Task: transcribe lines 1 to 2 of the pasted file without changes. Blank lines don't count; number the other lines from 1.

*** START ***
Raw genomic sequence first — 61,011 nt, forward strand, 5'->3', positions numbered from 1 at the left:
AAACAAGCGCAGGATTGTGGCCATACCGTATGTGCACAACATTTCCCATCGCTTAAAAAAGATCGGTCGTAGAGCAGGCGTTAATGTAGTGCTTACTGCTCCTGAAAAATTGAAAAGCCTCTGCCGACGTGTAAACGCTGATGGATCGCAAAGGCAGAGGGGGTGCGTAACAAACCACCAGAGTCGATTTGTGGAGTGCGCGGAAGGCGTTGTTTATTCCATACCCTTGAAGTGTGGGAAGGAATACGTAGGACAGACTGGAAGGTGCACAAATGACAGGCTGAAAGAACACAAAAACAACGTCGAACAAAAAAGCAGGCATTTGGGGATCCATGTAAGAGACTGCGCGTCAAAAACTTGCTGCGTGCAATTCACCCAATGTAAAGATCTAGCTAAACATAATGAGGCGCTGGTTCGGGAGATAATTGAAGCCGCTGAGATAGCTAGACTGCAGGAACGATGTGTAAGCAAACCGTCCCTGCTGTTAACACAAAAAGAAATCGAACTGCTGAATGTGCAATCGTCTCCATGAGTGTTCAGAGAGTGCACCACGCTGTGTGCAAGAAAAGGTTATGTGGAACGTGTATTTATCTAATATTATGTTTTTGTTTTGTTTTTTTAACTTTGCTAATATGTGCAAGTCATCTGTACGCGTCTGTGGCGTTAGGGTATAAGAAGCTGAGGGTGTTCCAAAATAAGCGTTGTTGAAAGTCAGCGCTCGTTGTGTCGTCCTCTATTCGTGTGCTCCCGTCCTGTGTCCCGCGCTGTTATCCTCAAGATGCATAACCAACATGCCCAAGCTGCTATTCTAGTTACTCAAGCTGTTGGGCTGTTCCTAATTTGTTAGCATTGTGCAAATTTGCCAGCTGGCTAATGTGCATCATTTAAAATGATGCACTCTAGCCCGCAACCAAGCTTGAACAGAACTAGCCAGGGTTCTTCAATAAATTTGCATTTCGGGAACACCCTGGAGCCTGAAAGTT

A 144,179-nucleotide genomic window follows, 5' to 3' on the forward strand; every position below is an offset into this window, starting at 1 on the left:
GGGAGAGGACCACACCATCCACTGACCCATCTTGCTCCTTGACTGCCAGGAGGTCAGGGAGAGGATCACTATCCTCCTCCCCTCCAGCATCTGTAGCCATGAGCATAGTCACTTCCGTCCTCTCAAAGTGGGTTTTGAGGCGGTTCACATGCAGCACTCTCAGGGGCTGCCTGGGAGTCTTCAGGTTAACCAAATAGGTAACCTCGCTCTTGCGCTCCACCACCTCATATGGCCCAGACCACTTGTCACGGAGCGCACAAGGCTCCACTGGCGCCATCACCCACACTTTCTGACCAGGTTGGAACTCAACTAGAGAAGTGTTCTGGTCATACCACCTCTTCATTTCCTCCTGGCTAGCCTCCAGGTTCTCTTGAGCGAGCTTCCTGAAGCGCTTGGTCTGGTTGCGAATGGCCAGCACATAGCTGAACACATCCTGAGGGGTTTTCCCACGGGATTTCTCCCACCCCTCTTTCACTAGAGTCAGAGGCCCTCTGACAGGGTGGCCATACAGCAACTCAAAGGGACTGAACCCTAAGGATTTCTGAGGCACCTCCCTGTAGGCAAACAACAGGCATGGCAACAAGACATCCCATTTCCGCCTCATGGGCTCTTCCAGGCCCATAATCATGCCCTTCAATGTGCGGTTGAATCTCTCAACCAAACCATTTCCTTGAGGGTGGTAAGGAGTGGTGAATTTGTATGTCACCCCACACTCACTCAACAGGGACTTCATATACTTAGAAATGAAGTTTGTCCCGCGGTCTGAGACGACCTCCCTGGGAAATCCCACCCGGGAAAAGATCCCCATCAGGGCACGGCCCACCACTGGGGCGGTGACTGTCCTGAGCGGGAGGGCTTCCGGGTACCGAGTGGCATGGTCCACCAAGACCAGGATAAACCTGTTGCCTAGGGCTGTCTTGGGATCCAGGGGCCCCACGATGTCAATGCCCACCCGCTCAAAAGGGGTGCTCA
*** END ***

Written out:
Raw genomic sequence first — 61,011 nt, forward strand, 5'->3', positions numbered from 1 at the left:
AAACAAGCGCAGGATTGTGGCCATACCGTATGTGCACAACATTTCCCATCGCTTAAAAAAGATCGGTCGTAGAGCAGGCGTTAATGTAGTGCTTACTGCTCCTGAAAAATTGAAAAGCCTCTGCCGACGTGTAAACGCTGATGGATCGCAAAGGCAGAGGGGGTGCGTAACAAACCACCAGAGTCGATTTGTGGAGTGCGCGGAAGGCGTTGTTTATTCCATACCCTTGAAGTGTGGGAAGGAATACGTAGGACAGACTGGAAGGTGCACAAATGACAGGCTGAAAGAACACAAAAACAACGTCGAACAAAAAAGCAGGCATTTGGGGATCCATGTAAGAGACTGCGCGTCAAAAACTTGCTGCGTGCAATTCACCCAATGTAAAGATCTAGCTAAACATAATGAGGCGCTGGTTCGGGAGATAATTGAAGCCGCTGAGATAGCTAGACTGCAGGAACGATGTGTAAGCAAACCGTCCCTGCTGTTAACACAAAAAGAAATCGAACTGCTGAATGTGCAATCGTCTCCATGAGTGTTCAGAGAGTGCACCACGCTGTGTGCAAGAAAAGGTTATGTGGAACGTGTATTTATCTAATATTATGTTTTTGTTTTGTTTTTTTAACTTTGCTAATATGTGCAAGTCATCTGTACGCGTCTGTGGCGTTAGGGTATAAGAAGCTGAGGGTGTTCCAAAATAAGCGTTGTTGAAAGTCAGCGCTCGTTGTGTCGTCCTCTATTCGTGTGCTCCCGTCCTGTGTCCCGCGCTGTTATCCTCAAGATGCATAACCAACATGCCCAAGCTGCTATTCTAGTTACTCAAGCTGTTGGGCTGTTCCTAATTTGTTAGCATTGTGCAAATTTGCCAGCTGGCTAATGTGCATCATTTAAAATGATGCACTCTAGCCCGCAACCAAGCTTGAACAGAACTAGCCAGGGTTCTTCAATAAATTTGCATTTCGGGAACACCCTGGAGCCTGAAAGTT